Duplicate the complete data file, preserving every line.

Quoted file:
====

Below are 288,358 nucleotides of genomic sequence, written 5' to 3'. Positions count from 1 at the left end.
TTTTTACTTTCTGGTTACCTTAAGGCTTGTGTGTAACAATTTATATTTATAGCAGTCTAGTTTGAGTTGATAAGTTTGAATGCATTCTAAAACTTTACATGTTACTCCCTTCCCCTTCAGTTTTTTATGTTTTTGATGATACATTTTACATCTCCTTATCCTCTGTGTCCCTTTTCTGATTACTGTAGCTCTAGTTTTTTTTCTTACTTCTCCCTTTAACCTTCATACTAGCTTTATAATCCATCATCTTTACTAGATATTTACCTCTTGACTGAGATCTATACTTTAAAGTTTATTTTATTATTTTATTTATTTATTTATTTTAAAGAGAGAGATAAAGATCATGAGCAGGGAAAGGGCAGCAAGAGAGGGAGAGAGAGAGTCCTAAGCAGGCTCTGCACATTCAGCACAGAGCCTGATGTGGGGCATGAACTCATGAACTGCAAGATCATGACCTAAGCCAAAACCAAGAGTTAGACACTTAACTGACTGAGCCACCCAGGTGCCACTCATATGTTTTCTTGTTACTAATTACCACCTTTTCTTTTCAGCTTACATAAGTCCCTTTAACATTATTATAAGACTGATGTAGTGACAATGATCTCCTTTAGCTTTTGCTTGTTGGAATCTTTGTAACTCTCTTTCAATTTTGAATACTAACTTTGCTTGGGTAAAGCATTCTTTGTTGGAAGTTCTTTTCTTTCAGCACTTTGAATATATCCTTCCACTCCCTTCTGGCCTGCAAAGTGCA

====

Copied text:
Below are 288,358 nucleotides of genomic sequence, written 5' to 3'. Positions count from 1 at the left end.
TTTTTACTTTCTGGTTACCTTAAGGCTTGTGTGTAACAATTTATATTTATAGCAGTCTAGTTTGAGTTGATAAGTTTGAATGCATTCTAAAACTTTACATGTTACTCCCTTCCCCTTCAGTTTTTTATGTTTTTGATGATACATTTTACATCTCCTTATCCTCTGTGTCCCTTTTCTGATTACTGTAGCTCTAGTTTTTTTTCTTACTTCTCCCTTTAACCTTCATACTAGCTTTATAATCCATCATCTTTACTAGATATTTACCTCTTGACTGAGATCTATACTTTAAAGTTTATTTTATTATTTTATTTATTTATTTATTTTAAAGAGAGAGATAAAGATCATGAGCAGGGAAAGGGCAGCAAGAGAGGGAGAGAGAGAGTCCTAAGCAGGCTCTGCACATTCAGCACAGAGCCTGATGTGGGGCATGAACTCATGAACTGCAAGATCATGACCTAAGCCAAAACCAAGAGTTAGACACTTAACTGACTGAGCCACCCAGGTGCCACTCATATGTTTTCTTGTTACTAATTACCACCTTTTCTTTTCAGCTTACATAAGTCCCTTTAACATTATTATAAGACTGATGTAGTGACAATGATCTCCTTTAGCTTTTGCTTGTTGGAATCTTTGTAACTCTCTTTCAATTTTGAATACTAACTTTGCTTGGGTAAAGCATTCTTTGTTGGAAGTTCTTTTCTTTCAGCACTTTGAATATATCCTTCCACTCCCTTCTGGCCTGCAAAGTGCA